Store’s footing is in real-life education

Two former University students have turned J Hunter into a successful store, learning on the job.

Bryce Haugen

For avid music lovers Trey Paterson and Jon Shane, selling Bob Marley brand shoes and kicking it with the Marley family was a dream come true.

Five years ago, using Paterson’s father’s connections, the two then-University students and high school pals from Brookfield, Wis., received exclusive rights to sell Bob Marley Footwear. Over several years, they built their business into a million-dollar operation, selling shoes online and at their Minneapolis store next to Target along Nicollet Mall.

But as quickly as it began, their dream unraveled in January 2004 when the Marley family pulled the plug. This nearly killed the store.

“We were weeks away from closing. We couldn’t pay our rent,” said Shane, a 25-year-old who returned to manage the store in November 2004 after spending 18 months at the company’s now-closed Minneapolis warehouse.

Shane and Paterson decided to reinvent the store as a fashion boutique, renamed J Hunter, where shoppers peruse brands and styles unavailable at most department stores.

“When they’re gone, they’re gone,” Shane said, pointing to Bob Marley brand sandals on a nearby table.

Now the store sells a more diverse selection of merchandise, from Gentle Fawn jackets to Puma shoes.

Shane, who borrowed $50,000 and has put thousands of hours of “sweat equity” into the store’s resurrection, said the Marley family increasingly became more interested in making lots of money – sometimes at the expense of product quality.

“We were worried that the credibility of (Marley’s) name was at stake,” he said. He said the difference of opinion eventually led to the unexpected split.

The Marley family was not available for comment.

But Bob Marley, who pays occasional visits via the store’s public announcement system, remains an important presence at J Hunter. His mythic guise graces a good portion of the store’s shirts, placed on tables throughout the building, and the awning outside the store still displays the deceased reggae artist’s name.

Shane said the store’s transition has been tough but successful.

“We’re having the best quarter we’ve ever had right now,” he said.

Instead of business school, Shane said he received most of his business education though personal experience and from his mentor Jim Paterson, Trey’s dad, who rescued Harley-Davidson from bankruptcy in the 1980s.

“The book smarts, the skills – (Carlson School of Management) would have been great, but I had to learn these things on my own,” said Shane, a 2005 American studies graduate. “It’s tough; it’s scary. You lose a lot of sleep.”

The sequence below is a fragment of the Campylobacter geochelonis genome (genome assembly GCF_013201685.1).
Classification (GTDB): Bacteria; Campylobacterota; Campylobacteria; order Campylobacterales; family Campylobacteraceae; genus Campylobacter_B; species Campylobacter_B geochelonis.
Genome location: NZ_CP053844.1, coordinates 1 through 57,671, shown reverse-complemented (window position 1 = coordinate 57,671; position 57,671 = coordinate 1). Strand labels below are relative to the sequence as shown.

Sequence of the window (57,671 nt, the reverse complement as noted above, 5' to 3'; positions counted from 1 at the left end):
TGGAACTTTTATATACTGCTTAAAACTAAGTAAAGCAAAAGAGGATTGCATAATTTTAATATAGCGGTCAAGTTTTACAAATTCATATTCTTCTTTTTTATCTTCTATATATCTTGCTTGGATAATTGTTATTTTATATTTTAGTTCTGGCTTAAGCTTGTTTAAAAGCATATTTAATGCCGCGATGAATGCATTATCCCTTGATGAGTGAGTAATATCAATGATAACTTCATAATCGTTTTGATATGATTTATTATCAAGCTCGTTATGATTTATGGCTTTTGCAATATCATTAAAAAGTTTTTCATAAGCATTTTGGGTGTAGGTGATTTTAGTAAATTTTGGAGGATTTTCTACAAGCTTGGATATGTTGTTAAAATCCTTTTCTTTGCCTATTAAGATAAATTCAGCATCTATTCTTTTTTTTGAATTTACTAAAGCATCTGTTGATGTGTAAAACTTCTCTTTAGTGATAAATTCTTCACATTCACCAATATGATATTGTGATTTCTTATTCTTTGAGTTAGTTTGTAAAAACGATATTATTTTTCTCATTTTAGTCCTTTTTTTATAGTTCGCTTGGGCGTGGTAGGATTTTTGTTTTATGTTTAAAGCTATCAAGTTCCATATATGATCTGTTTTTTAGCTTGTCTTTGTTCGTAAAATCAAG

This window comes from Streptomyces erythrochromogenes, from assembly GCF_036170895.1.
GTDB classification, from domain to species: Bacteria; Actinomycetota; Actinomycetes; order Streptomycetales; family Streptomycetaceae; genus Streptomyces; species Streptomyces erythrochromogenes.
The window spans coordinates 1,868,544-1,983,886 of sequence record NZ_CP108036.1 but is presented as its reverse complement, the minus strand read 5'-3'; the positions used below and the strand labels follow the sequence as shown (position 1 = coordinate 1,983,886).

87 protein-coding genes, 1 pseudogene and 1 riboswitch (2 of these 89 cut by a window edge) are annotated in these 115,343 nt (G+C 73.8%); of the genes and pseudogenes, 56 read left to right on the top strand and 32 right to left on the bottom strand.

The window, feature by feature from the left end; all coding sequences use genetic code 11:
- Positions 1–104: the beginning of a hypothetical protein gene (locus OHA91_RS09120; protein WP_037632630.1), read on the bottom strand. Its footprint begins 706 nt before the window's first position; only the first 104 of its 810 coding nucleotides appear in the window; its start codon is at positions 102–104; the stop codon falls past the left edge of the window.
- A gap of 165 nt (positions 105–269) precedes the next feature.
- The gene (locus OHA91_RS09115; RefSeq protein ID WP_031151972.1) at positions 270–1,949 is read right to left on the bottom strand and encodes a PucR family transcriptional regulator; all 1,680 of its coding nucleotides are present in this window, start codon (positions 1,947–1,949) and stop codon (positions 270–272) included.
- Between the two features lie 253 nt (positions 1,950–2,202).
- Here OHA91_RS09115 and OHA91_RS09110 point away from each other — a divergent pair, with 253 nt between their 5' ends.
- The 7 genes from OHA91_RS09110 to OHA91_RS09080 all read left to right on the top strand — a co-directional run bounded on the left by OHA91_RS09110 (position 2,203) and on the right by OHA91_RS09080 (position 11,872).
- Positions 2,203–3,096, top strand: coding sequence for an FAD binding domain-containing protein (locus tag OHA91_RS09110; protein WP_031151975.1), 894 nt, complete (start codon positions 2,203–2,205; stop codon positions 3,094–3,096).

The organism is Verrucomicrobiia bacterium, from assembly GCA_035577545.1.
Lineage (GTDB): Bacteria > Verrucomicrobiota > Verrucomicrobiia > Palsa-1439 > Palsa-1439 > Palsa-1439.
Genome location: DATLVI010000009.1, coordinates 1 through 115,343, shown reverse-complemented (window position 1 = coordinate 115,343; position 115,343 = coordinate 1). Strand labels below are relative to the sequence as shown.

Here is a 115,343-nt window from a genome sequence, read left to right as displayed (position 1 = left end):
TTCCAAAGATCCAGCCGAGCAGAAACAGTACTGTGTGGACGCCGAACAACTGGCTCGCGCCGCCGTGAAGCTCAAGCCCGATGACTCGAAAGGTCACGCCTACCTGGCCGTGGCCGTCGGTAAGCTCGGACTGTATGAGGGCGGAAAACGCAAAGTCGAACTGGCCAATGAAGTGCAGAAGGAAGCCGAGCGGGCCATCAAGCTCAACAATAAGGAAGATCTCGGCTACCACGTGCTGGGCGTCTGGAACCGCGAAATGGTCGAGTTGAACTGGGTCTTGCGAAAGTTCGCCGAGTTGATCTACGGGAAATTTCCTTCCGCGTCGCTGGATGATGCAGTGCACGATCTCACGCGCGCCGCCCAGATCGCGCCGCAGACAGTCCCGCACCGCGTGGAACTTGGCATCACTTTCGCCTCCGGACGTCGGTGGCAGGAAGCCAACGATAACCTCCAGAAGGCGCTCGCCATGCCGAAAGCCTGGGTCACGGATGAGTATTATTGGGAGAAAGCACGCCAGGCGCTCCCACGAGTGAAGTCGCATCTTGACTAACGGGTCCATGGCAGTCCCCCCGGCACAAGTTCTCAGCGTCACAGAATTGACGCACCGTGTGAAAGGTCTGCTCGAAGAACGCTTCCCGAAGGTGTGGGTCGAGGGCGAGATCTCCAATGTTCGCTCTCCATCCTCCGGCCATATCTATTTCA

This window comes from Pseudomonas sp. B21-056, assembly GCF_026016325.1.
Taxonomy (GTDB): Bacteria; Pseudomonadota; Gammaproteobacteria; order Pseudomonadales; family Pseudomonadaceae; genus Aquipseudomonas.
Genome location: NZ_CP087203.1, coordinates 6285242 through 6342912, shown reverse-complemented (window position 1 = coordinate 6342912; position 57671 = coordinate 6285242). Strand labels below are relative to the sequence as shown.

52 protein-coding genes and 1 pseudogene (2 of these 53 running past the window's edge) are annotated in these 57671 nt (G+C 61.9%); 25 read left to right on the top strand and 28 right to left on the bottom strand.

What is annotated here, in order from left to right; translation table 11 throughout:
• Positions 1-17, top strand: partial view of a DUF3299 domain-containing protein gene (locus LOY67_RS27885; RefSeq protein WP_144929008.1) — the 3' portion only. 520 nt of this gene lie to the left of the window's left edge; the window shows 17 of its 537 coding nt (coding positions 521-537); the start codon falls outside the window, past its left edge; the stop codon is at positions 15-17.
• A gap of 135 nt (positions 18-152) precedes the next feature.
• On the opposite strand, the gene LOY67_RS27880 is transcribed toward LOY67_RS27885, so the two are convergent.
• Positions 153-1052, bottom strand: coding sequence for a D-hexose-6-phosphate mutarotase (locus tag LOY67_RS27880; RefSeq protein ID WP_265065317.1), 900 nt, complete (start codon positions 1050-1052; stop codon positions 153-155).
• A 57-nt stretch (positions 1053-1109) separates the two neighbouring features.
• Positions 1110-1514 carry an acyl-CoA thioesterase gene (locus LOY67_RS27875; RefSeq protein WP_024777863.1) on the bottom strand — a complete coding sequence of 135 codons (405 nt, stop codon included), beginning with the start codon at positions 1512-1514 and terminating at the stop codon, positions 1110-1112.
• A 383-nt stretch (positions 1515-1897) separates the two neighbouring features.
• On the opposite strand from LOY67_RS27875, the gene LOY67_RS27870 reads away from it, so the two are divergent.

He said he might enroll in graduate school to study organization management and prepare for a career in human resources.

These days, Trey Paterson, who dropped out of Carlson in 2002, spends most of his time working for his own real estate firm. He remains co-owner of J Hunter with his father and Shane, but leaves the day-to-day operations to his best friend.

University retail merchandising senior Ada Ojiaku, one of five employees, tended the counter Friday. She said this job will prepare her for her ideal future career: “buying” for retailers.

“I’ve only been here for a month,” she said, filling out an order form for T-shirts. “But I’ve already gotten to make important decisions.”

She said she tries to select items that will appeal to J Hunter’s 20-year-old to 35-year-old target demographic, including Jeannette Haines, 22, who lives downtown and works in the Target Office Towers.

“These shoes have been in the window all summer,” she said after purchasing them from Ojiaku. “I walk by and stare at them.”

Shane said the key to offering a good product is developing relationships with clothing company sales representatives. Cheryl Atkinson, a sales rep from Decadence – a Puma, Gola and Gentle Fawn distributor – provides unique, trendy clothing that has sold quickly.

“We’ve been helping out the small, independent retailer, and Jon’s been great,” Atkinson said from her Chicago office. “It’s a good store.”

Shane said he hopes to one day become the premier specialty fashion store in Minneapolis.

“I’m definitely afraid of winter,” he said, recalling a few days last year that yielded no sales. “But I think we can do it.”